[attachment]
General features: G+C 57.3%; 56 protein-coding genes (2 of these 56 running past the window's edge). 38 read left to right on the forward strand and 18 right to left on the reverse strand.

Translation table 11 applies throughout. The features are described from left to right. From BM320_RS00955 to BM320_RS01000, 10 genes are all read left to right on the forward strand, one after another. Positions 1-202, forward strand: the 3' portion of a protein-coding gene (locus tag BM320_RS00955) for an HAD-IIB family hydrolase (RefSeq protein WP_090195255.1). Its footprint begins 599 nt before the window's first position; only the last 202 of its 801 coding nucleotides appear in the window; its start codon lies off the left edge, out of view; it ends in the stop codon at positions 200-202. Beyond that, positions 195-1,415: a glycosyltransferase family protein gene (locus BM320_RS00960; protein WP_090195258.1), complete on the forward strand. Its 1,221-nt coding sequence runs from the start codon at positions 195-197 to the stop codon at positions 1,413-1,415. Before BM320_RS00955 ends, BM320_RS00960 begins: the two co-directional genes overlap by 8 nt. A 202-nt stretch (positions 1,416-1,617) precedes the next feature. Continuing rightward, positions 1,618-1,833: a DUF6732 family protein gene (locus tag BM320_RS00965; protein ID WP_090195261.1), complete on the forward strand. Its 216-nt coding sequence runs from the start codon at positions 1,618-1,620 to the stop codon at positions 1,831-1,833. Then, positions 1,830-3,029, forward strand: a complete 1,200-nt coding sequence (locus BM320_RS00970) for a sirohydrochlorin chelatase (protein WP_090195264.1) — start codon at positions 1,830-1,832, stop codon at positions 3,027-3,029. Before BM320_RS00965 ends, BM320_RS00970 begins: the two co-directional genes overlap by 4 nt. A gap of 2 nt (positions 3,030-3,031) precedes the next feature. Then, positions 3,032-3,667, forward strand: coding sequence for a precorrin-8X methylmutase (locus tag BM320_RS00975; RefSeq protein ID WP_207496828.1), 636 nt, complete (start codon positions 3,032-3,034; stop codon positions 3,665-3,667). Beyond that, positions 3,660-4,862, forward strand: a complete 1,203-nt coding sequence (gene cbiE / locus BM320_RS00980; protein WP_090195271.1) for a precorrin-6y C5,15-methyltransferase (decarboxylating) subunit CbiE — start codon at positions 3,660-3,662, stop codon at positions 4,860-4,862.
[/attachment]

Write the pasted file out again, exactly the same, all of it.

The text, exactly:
General features: G+C 57.3%; 56 protein-coding genes (2 of these 56 running past the window's edge). 38 read left to right on the forward strand and 18 right to left on the reverse strand.

Translation table 11 applies throughout. The features are described from left to right. From BM320_RS00955 to BM320_RS01000, 10 genes are all read left to right on the forward strand, one after another. Positions 1-202, forward strand: the 3' portion of a protein-coding gene (locus tag BM320_RS00955) for an HAD-IIB family hydrolase (RefSeq protein WP_090195255.1). Its footprint begins 599 nt before the window's first position; only the last 202 of its 801 coding nucleotides appear in the window; its start codon lies off the left edge, out of view; it ends in the stop codon at positions 200-202. Beyond that, positions 195-1,415: a glycosyltransferase family protein gene (locus BM320_RS00960; protein WP_090195258.1), complete on the forward strand. Its 1,221-nt coding sequence runs from the start codon at positions 195-197 to the stop codon at positions 1,413-1,415. Before BM320_RS00955 ends, BM320_RS00960 begins: the two co-directional genes overlap by 8 nt. A 202-nt stretch (positions 1,416-1,617) precedes the next feature. Continuing rightward, positions 1,618-1,833: a DUF6732 family protein gene (locus tag BM320_RS00965; protein ID WP_090195261.1), complete on the forward strand. Its 216-nt coding sequence runs from the start codon at positions 1,618-1,620 to the stop codon at positions 1,831-1,833. Then, positions 1,830-3,029, forward strand: a complete 1,200-nt coding sequence (locus BM320_RS00970) for a sirohydrochlorin chelatase (protein WP_090195264.1) — start codon at positions 1,830-1,832, stop codon at positions 3,027-3,029. Before BM320_RS00965 ends, BM320_RS00970 begins: the two co-directional genes overlap by 4 nt. A gap of 2 nt (positions 3,030-3,031) precedes the next feature. Then, positions 3,032-3,667, forward strand: coding sequence for a precorrin-8X methylmutase (locus tag BM320_RS00975; RefSeq protein ID WP_207496828.1), 636 nt, complete (start codon positions 3,032-3,034; stop codon positions 3,665-3,667). Beyond that, positions 3,660-4,862, forward strand: a complete 1,203-nt coding sequence (gene cbiE / locus BM320_RS00980; protein WP_090195271.1) for a precorrin-6y C5,15-methyltransferase (decarboxylating) subunit CbiE — start codon at positions 3,660-3,662, stop codon at positions 4,860-4,862.